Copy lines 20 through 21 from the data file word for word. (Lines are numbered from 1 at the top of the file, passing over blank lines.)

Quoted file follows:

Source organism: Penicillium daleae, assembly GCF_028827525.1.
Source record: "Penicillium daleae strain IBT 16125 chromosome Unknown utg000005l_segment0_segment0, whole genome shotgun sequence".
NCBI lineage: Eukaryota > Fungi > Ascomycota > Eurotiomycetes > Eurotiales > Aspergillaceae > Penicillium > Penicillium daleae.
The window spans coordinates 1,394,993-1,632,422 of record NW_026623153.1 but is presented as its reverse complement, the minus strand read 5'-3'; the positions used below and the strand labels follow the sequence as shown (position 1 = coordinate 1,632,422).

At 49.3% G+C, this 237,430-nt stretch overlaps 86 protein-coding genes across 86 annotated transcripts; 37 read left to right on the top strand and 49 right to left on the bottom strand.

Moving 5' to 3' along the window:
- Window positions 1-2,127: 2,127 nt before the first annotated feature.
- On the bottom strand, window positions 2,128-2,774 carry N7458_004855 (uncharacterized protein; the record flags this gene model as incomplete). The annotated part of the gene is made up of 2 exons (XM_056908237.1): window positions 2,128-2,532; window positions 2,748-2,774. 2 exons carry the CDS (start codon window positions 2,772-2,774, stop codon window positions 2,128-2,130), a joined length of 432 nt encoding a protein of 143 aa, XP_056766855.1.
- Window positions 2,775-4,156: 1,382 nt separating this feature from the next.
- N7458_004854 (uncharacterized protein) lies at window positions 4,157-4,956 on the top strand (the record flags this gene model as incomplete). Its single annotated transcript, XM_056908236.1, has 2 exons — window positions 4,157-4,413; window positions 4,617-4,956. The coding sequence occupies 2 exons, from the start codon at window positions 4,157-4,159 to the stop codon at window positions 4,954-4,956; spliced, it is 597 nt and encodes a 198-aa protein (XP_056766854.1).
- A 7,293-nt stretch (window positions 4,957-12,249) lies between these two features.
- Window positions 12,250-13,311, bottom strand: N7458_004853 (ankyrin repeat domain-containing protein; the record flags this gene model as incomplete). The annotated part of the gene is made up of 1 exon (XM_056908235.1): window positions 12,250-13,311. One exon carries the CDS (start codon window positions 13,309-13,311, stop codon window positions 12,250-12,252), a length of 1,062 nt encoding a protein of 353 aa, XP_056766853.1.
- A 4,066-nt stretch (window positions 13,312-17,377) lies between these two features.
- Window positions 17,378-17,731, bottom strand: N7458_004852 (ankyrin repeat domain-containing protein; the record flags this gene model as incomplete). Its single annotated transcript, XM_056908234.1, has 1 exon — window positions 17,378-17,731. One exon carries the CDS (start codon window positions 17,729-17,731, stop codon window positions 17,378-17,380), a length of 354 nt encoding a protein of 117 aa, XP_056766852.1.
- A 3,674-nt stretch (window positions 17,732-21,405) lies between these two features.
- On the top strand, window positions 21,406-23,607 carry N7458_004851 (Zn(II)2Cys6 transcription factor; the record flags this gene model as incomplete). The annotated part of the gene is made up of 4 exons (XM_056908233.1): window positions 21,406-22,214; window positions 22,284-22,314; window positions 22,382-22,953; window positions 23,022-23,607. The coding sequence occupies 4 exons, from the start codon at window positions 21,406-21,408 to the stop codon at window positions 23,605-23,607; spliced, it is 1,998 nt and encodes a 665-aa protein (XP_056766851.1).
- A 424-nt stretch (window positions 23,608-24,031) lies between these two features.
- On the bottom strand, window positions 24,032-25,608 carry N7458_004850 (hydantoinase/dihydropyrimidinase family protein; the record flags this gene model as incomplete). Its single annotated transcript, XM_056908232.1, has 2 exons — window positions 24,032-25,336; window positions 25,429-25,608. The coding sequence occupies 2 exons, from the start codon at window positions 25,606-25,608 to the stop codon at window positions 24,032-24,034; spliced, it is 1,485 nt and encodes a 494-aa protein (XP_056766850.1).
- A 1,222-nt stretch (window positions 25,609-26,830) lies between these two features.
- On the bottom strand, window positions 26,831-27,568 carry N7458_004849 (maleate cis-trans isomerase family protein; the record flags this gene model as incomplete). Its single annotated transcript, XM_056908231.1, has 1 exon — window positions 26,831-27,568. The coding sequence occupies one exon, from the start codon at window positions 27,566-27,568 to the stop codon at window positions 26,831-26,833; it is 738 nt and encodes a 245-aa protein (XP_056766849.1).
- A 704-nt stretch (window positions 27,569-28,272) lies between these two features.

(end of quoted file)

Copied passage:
- On the bottom strand, window positions 26,831-27,568 carry N7458_004849 (maleate cis-trans isomerase family protein; the record flags this gene model as incomplete). Its single annotated transcript, XM_056908231.1, has 1 exon — window positions 26,831-27,568. The coding sequence occupies one exon, from the start codon at window positions 27,566-27,568 to the stop codon at window positions 26,831-26,833; it is 738 nt and encodes a 245-aa protein (XP_056766849.1).
- A 704-nt stretch (window positions 27,569-28,272) lies between these two features.